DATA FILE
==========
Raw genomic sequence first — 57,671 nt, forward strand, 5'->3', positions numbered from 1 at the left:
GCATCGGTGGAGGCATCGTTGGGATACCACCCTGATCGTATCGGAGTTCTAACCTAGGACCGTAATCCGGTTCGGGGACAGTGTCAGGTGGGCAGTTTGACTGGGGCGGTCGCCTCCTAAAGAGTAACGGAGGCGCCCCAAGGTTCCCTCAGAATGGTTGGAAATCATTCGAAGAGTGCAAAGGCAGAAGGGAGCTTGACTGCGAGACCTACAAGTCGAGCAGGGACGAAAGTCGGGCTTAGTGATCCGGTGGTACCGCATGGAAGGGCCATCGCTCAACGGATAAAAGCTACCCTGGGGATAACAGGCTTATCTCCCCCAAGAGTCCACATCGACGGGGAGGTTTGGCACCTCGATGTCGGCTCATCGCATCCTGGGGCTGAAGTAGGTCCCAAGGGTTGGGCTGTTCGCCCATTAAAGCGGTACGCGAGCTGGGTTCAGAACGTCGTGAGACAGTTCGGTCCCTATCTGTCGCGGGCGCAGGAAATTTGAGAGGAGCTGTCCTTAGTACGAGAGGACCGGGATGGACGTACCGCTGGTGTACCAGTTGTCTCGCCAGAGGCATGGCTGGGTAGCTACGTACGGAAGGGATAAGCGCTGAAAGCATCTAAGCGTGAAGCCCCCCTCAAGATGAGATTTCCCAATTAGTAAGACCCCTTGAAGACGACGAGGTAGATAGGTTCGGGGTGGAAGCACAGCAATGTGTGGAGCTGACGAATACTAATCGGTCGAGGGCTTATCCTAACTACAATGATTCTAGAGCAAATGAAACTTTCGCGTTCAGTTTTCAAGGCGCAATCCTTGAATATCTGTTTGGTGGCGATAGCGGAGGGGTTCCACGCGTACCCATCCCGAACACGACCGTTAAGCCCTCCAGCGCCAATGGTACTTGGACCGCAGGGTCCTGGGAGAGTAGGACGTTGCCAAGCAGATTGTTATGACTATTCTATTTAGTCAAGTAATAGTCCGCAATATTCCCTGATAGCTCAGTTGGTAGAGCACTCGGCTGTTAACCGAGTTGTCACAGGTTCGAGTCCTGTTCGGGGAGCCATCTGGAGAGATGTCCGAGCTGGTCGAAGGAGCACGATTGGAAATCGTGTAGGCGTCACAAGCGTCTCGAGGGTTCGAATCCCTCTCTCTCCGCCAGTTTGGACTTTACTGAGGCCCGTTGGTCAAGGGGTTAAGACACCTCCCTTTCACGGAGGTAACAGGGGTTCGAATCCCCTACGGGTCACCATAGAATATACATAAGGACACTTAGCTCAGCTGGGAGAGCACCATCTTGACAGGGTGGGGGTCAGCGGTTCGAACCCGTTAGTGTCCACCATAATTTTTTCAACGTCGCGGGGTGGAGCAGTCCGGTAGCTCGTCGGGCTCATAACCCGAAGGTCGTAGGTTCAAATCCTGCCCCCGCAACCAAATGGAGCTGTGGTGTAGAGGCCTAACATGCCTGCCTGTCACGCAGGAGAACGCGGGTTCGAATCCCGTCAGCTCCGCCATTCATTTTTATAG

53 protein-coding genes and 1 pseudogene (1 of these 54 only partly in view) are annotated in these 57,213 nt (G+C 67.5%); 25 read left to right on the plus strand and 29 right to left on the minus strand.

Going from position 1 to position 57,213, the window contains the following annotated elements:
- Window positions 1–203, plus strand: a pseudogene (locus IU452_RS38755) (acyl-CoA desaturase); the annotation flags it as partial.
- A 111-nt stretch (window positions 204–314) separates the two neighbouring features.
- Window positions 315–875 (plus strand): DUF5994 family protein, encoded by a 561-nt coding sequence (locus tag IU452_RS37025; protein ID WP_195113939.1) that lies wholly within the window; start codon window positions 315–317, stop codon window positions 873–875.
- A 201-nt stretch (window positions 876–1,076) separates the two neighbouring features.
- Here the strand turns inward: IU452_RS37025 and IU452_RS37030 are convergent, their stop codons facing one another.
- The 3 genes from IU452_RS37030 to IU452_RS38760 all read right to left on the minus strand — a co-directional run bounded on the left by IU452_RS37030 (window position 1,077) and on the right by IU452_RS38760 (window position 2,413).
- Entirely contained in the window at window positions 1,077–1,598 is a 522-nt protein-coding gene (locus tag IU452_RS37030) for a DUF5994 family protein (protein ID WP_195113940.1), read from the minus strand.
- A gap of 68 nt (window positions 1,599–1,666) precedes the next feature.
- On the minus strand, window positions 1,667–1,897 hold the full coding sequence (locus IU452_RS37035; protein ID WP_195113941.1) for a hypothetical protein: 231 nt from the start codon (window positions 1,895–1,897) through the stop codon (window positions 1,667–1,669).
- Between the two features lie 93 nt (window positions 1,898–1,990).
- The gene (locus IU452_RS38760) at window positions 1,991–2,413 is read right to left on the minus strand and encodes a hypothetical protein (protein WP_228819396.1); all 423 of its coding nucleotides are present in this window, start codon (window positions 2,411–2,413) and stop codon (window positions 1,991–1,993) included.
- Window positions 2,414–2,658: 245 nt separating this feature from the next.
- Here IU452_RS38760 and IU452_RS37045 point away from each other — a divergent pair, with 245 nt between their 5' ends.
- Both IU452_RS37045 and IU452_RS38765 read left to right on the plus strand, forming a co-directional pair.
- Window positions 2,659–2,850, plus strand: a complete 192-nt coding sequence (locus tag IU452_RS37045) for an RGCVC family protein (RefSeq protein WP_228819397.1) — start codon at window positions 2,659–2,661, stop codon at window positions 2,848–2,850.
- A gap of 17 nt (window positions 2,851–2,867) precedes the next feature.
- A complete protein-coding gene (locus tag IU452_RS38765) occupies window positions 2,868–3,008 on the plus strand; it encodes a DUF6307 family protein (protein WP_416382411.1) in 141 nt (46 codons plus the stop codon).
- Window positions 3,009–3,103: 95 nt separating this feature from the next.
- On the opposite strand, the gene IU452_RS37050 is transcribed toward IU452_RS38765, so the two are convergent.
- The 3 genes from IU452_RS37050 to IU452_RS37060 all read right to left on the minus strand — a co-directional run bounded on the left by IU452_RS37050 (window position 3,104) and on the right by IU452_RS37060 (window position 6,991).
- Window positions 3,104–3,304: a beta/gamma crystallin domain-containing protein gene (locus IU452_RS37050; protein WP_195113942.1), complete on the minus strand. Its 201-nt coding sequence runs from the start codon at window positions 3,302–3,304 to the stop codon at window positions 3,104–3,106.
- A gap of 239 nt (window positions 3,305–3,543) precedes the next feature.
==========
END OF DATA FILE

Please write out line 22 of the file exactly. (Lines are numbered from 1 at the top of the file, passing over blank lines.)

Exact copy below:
- Window positions 3,009–3,103: 95 nt separating this feature from the next.